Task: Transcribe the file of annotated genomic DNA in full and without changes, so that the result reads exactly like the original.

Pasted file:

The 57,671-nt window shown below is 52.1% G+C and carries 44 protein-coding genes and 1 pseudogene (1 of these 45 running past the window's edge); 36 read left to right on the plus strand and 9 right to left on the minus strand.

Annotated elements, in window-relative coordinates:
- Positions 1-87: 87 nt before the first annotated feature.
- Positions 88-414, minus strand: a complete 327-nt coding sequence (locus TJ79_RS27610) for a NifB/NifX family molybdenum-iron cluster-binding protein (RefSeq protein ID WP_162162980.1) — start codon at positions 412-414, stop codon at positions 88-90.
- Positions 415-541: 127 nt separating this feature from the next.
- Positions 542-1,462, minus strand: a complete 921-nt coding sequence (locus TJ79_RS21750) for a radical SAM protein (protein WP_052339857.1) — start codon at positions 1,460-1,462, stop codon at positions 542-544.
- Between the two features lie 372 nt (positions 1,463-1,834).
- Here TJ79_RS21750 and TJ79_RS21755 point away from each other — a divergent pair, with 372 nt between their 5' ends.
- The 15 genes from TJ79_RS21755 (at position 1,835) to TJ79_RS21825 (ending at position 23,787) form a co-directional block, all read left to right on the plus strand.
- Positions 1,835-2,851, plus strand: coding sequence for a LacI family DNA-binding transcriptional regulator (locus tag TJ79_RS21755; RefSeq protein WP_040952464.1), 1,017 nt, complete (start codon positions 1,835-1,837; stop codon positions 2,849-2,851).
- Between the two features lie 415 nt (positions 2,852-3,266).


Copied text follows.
The 57,671-nt window shown below is 52.1% G+C and carries 44 protein-coding genes and 1 pseudogene (1 of these 45 running past the window's edge); 36 read left to right on the plus strand and 9 right to left on the minus strand.

Annotated elements, in window-relative coordinates:
- Positions 1-87: 87 nt before the first annotated feature.
- Positions 88-414, minus strand: a complete 327-nt coding sequence (locus TJ79_RS27610) for a NifB/NifX family molybdenum-iron cluster-binding protein (RefSeq protein ID WP_162162980.1) — start codon at positions 412-414, stop codon at positions 88-90.
- Positions 415-541: 127 nt separating this feature from the next.
- Positions 542-1,462, minus strand: a complete 921-nt coding sequence (locus TJ79_RS21750) for a radical SAM protein (protein WP_052339857.1) — start codon at positions 1,460-1,462, stop codon at positions 542-544.
- Between the two features lie 372 nt (positions 1,463-1,834).
- Here TJ79_RS21750 and TJ79_RS21755 point away from each other — a divergent pair, with 372 nt between their 5' ends.
- The 15 genes from TJ79_RS21755 (at position 1,835) to TJ79_RS21825 (ending at position 23,787) form a co-directional block, all read left to right on the plus strand.
- Positions 1,835-2,851, plus strand: coding sequence for a LacI family DNA-binding transcriptional regulator (locus tag TJ79_RS21755; RefSeq protein WP_040952464.1), 1,017 nt, complete (start codon positions 1,835-1,837; stop codon positions 2,849-2,851).
- Between the two features lie 415 nt (positions 2,852-3,266).